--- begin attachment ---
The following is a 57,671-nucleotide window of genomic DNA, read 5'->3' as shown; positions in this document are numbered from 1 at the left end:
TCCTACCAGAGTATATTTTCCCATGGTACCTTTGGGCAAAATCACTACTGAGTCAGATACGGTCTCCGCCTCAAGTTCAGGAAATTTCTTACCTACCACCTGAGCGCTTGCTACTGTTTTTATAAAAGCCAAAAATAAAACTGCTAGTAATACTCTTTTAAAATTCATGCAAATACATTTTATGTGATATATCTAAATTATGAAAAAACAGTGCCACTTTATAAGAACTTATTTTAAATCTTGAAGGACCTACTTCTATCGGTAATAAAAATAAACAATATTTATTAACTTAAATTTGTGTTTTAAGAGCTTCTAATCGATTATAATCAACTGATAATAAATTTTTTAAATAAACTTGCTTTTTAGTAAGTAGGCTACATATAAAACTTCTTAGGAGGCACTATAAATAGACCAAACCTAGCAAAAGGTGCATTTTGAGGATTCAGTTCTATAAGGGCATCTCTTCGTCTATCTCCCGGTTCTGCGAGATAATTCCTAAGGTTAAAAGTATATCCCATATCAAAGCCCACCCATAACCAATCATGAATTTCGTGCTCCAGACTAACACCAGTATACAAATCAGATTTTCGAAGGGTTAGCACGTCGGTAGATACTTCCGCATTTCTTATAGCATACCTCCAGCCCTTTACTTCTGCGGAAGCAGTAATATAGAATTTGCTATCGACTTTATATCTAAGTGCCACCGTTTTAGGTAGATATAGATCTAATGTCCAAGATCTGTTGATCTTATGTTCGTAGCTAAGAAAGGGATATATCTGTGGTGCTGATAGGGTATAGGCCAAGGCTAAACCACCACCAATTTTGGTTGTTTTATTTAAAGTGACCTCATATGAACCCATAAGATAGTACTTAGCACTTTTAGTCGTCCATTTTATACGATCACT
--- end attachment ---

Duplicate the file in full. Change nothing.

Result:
The following is a 57,671-nucleotide window of genomic DNA, read 5'->3' as shown; positions in this document are numbered from 1 at the left end:
TCCTACCAGAGTATATTTTCCCATGGTACCTTTGGGCAAAATCACTACTGAGTCAGATACGGTCTCCGCCTCAAGTTCAGGAAATTTCTTACCTACCACCTGAGCGCTTGCTACTGTTTTTATAAAAGCCAAAAATAAAACTGCTAGTAATACTCTTTTAAAATTCATGCAAATACATTTTATGTGATATATCTAAATTATGAAAAAACAGTGCCACTTTATAAGAACTTATTTTAAATCTTGAAGGACCTACTTCTATCGGTAATAAAAATAAACAATATTTATTAACTTAAATTTGTGTTTTAAGAGCTTCTAATCGATTATAATCAACTGATAATAAATTTTTTAAATAAACTTGCTTTTTAGTAAGTAGGCTACATATAAAACTTCTTAGGAGGCACTATAAATAGACCAAACCTAGCAAAAGGTGCATTTTGAGGATTCAGTTCTATAAGGGCATCTCTTCGTCTATCTCCCGGTTCTGCGAGATAATTCCTAAGGTTAAAAGTATATCCCATATCAAAGCCCACCCATAACCAATCATGAATTTCGTGCTCCAGACTAACACCAGTATACAAATCAGATTTTCGAAGGGTTAGCACGTCGGTAGATACTTCCGCATTTCTTATAGCATACCTCCAGCCCTTTACTTCTGCGGAAGCAGTAATATAGAATTTGCTATCGACTTTATATCTAAGTGCCACCGTTTTAGGTAGATATAGATCTAATGTCCAAGATCTGTTGATCTTATGTTCGTAGCTAAGAAAGGGATATATCTGTGGTGCTGATAGGGTATAGGCCAAGGCTAAACCACCACCAATTTTGGTTGTTTTATTTAAAGTGACCTCATATGAACCCATAAGATAGTACTTAGCACTTTTAGTCGTCCATTTTATACGATCACT